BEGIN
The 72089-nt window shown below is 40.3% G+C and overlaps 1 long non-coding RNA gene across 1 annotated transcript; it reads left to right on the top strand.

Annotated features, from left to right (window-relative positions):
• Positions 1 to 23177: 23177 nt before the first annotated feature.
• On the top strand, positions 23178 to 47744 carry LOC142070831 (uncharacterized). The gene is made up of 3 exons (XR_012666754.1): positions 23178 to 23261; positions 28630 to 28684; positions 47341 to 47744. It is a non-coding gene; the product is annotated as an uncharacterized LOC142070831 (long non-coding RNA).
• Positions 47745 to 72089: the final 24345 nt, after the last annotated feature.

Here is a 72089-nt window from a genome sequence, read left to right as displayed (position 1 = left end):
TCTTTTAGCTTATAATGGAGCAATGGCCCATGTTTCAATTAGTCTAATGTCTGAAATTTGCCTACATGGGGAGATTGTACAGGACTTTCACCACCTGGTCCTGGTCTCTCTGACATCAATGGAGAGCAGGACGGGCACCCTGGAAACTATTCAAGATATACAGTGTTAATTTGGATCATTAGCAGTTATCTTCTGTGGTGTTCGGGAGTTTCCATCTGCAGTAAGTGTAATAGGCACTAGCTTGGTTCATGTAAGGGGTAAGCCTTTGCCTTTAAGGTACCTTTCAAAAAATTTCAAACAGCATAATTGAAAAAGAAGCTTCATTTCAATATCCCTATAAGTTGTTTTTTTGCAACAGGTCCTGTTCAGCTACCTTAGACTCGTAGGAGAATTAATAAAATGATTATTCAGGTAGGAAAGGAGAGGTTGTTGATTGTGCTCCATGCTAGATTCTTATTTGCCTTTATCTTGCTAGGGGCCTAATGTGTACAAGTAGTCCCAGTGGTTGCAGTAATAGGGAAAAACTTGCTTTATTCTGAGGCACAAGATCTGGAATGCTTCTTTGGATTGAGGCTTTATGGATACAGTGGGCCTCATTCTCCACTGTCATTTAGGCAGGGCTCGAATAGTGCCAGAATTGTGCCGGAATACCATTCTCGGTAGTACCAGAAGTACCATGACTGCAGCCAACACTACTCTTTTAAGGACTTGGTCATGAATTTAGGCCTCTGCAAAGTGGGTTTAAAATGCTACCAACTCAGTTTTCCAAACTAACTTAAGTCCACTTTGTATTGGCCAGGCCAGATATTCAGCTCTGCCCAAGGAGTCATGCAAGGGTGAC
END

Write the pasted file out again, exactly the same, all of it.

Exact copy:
The 72089-nt window shown below is 40.3% G+C and overlaps 1 long non-coding RNA gene across 1 annotated transcript; it reads left to right on the top strand.

Annotated features, from left to right (window-relative positions):
• Positions 1 to 23177: 23177 nt before the first annotated feature.
• On the top strand, positions 23178 to 47744 carry LOC142070831 (uncharacterized). The gene is made up of 3 exons (XR_012666754.1): positions 23178 to 23261; positions 28630 to 28684; positions 47341 to 47744. It is a non-coding gene; the product is annotated as an uncharacterized LOC142070831 (long non-coding RNA).
• Positions 47745 to 72089: the final 24345 nt, after the last annotated feature.

Here is a 72089-nt window from a genome sequence, read left to right as displayed (position 1 = left end):
TCTTTTAGCTTATAATGGAGCAATGGCCCATGTTTCAATTAGTCTAATGTCTGAAATTTGCCTACATGGGGAGATTGTACAGGACTTTCACCACCTGGTCCTGGTCTCTCTGACATCAATGGAGAGCAGGACGGGCACCCTGGAAACTATTCAAGATATACAGTGTTAATTTGGATCATTAGCAGTTATCTTCTGTGGTGTTCGGGAGTTTCCATCTGCAGTAAGTGTAATAGGCACTAGCTTGGTTCATGTAAGGGGTAAGCCTTTGCCTTTAAGGTACCTTTCAAAAAATTTCAAACAGCATAATTGAAAAAGAAGCTTCATTTCAATATCCCTATAAGTTGTTTTTTTGCAACAGGTCCTGTTCAGCTACCTTAGACTCGTAGGAGAATTAATAAAATGATTATTCAGGTAGGAAAGGAGAGGTTGTTGATTGTGCTCCATGCTAGATTCTTATTTGCCTTTATCTTGCTAGGGGCCTAATGTGTACAAGTAGTCCCAGTGGTTGCAGTAATAGGGAAAAACTTGCTTTATTCTGAGGCACAAGATCTGGAATGCTTCTTTGGATTGAGGCTTTATGGATACAGTGGGCCTCATTCTCCACTGTCATTTAGGCAGGGCTCGAATAGTGCCAGAATTGTGCCGGAATACCATTCTCGGTAGTACCAGAAGTACCATGACTGCAGCCAACACTACTCTTTTAAGGACTTGGTCATGAATTTAGGCCTCTGCAAAGTGGGTTTAAAATGCTACCAACTCAGTTTTCCAAACTAACTTAAGTCCACTTTGTATTGGCCAGGCCAGATATTCAGCTCTGCCCAAGGAGTCATGCAAGGGTGAC